The apostle exhorts Timothy to persevere with diligence, like a soldier, a combatant, and a husbandman. (1-7) Encouraging him by assurances of a happy end of his faithfulness. (8-13) Warnings to shun vain babblings and dangerous errors. (14-21) Charges to flee youthful lusts, and to minister with zeal against error, but with meekness of spirit. (22-26)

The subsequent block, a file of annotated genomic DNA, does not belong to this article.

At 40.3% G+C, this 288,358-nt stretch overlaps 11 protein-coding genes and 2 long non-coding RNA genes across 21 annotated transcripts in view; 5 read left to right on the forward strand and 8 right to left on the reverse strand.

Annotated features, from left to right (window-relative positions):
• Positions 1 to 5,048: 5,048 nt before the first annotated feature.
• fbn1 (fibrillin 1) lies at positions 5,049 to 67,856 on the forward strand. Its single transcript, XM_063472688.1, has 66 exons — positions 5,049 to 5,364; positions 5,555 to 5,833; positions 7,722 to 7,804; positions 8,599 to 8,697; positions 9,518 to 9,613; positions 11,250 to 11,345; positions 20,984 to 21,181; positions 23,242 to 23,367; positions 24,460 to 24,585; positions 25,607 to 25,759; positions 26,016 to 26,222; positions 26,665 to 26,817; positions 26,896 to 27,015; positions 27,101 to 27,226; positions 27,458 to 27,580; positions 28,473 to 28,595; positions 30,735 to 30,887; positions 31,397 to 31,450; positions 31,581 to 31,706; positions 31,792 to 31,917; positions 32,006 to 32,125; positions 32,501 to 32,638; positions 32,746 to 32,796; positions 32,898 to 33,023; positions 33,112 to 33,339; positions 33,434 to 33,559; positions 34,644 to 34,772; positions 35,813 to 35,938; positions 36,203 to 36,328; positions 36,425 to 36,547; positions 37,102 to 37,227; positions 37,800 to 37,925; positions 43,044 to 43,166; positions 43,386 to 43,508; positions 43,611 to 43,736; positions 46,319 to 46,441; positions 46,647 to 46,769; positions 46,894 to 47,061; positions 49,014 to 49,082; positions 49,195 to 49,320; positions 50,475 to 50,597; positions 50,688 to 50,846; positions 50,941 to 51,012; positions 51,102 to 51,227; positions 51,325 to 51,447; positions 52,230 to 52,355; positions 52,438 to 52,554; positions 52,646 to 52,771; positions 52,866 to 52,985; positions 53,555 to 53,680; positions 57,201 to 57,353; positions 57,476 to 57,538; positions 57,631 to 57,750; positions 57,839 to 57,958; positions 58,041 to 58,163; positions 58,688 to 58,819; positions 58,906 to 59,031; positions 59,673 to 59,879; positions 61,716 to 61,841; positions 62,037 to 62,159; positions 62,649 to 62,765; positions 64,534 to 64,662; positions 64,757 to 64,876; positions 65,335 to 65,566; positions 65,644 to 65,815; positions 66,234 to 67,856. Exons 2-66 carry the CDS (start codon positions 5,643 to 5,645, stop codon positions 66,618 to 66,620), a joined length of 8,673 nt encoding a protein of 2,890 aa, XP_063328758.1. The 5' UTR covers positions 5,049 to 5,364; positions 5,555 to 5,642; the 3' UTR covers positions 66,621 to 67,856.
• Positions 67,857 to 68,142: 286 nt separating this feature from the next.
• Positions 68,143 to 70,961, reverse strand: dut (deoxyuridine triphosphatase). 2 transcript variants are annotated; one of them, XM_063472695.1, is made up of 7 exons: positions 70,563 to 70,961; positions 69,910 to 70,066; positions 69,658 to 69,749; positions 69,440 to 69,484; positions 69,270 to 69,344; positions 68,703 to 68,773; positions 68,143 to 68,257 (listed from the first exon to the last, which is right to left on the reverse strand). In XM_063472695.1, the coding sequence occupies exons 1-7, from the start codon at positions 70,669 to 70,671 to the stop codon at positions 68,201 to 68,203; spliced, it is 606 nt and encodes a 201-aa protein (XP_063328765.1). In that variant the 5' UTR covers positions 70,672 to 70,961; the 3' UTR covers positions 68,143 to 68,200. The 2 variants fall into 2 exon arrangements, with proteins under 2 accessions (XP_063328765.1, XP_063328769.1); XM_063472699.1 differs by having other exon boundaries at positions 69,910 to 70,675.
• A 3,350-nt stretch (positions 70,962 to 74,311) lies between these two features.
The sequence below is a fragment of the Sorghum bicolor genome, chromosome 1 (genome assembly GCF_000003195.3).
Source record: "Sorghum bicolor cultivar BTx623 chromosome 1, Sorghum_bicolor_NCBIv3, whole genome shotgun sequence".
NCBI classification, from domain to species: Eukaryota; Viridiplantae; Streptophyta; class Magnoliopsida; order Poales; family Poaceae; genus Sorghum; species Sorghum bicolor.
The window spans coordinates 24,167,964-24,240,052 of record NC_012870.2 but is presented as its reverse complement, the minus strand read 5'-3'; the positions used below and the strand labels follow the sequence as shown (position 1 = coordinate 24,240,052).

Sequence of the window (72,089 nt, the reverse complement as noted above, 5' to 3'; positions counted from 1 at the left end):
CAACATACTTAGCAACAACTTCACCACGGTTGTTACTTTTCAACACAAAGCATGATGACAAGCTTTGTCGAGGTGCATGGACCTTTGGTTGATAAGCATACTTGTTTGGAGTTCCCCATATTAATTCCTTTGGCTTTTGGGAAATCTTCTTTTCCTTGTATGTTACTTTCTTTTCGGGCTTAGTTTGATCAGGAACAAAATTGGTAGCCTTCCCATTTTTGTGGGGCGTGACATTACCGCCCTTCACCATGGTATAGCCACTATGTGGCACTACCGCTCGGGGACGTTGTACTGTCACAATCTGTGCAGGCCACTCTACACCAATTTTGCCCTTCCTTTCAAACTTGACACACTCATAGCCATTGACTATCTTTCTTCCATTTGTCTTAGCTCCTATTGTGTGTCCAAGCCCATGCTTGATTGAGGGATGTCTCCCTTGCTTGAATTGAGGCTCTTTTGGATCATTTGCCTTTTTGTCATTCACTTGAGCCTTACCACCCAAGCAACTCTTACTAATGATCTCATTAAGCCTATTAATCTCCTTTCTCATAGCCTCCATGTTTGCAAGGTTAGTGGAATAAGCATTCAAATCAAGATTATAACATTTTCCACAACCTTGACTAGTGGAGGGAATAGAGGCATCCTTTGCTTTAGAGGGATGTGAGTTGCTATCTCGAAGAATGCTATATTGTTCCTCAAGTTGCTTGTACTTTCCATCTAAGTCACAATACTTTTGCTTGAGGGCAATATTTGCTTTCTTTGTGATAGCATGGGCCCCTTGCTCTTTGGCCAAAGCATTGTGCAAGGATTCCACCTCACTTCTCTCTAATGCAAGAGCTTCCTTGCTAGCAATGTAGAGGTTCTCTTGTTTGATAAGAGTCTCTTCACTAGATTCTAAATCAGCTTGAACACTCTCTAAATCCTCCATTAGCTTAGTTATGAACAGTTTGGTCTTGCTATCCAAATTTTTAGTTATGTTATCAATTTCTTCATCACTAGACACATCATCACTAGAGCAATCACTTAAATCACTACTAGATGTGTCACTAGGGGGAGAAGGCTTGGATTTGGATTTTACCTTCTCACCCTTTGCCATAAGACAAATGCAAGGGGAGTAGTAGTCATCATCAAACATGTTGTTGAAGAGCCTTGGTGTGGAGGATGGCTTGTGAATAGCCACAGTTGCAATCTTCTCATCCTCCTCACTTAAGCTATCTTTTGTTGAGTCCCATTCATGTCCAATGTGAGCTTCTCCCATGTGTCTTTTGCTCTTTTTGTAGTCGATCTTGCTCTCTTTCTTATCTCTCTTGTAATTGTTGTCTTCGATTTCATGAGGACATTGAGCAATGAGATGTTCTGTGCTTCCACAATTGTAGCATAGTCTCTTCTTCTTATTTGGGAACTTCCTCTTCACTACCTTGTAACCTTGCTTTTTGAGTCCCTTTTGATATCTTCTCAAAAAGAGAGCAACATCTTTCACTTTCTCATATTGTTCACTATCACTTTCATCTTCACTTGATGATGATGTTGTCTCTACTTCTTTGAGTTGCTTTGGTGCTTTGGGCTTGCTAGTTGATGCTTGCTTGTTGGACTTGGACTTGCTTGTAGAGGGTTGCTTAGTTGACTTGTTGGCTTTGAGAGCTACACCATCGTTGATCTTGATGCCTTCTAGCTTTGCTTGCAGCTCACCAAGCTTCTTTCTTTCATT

Verses 1-7 As our trials increase, we need to grow stronger in that which is good; our faith stronger, our resolution stronger, our love to God and Christ stronger. This is opposed to our being strong in our own strength. All Christians, but especially ministers, must be faithful to their Captain, and resolute in his cause. The great care of a Christian must be to please Christ. We are to strive to get the mastery of our lusts and corruptions, but we cannot expect the prize unless we observe the laws. We must take care that we do good in a right manner, that our good may not be spoken evil of. Some who are active, spend their zeal about outward forms and doubtful disputations. But those who strive lawfully shall be crowned at last. If we would partake the fruits, we must labour; if we would gain the prize, we must run the race. We must do the will of God, before we receive the promises, for which reason we have need of patience. Together with our prayers for others, that the Lord would give them understanding in all things, we must exhort and stir them up to consider what they hear or read.